In the end, evidence trumps intuition.
Whether designing Web-based instruction from scratch or purchasing courseware
off the shelf, many challenging questions are sure to be raised: "What's the
optimal mix of self-study and live, instructor-led study?" "Should the instructor's
role be primarily directive or facilitative?" "How important is it for learners
to be able to interact with one another?" "If we integrate mentoring, can
it be accomplished effectively via e-mail?" Too often, such questions are
being answered intuitively, without the benefit of relevant research findings.
This article is a distillation of such findings published from 1995 to
the present. Culled from numerous studies sponsored by government agencies,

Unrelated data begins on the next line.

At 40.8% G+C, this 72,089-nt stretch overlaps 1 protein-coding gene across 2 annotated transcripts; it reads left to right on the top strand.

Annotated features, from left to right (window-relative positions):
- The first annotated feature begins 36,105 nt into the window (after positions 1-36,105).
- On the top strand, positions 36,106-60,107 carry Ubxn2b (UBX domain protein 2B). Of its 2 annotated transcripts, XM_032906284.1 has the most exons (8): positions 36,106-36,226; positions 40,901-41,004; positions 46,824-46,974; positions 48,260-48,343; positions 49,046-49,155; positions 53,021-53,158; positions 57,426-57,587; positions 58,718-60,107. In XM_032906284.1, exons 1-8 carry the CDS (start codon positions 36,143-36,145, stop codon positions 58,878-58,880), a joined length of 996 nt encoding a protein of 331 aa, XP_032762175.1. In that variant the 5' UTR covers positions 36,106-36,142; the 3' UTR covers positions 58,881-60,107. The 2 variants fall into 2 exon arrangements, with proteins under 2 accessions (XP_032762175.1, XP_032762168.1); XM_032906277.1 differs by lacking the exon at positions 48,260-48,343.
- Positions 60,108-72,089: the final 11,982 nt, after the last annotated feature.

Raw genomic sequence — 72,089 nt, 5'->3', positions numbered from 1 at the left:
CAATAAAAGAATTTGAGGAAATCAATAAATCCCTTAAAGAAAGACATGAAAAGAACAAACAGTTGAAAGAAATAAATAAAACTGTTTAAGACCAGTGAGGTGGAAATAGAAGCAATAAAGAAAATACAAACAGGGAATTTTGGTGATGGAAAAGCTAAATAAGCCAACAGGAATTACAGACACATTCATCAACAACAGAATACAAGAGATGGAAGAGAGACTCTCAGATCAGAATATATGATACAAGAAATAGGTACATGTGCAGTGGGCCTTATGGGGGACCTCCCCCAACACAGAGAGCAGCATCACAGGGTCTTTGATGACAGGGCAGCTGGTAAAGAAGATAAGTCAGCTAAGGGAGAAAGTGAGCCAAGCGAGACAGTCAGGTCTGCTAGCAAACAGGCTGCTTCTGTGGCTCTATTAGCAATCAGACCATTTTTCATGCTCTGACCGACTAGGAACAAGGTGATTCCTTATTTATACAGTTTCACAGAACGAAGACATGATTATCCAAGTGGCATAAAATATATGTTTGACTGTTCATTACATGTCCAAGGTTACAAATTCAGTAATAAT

foundations, associations and universities, the findings are based on both
anecdotal and empirical evidence. If applied to your particular circumstances,
the conclusions presented here should help ensure that your investment of
time, effort and money in Web-based instruction returns healthy dividends.
As you review the following list, four imperatives for effective Web-based
learning should become apparent: learner-centered, instructor-guided (as opposed
to instructor-directed), interactive and peer-collaborative. There is one
more imperative, cost-effective, which is a given in today's bottom-line-oriented
Summary of Research
- Learning is enhanced when instructors see themselves as active guides
to learning and learners perceive themselves as owners of their learning,
actively analyzing, questioning, discussing and developing ideas, guiding
principles, processes or techniques.
- Giving learners control over when and how they develop knowledge and
skill tends to increase the individualization of instruction, a sense of
personal responsibility for learning and learning efficiency. (However,
until learners are able and willing to take control, expecting them to be
self-directed is likely to hinder rather than enhance learning.)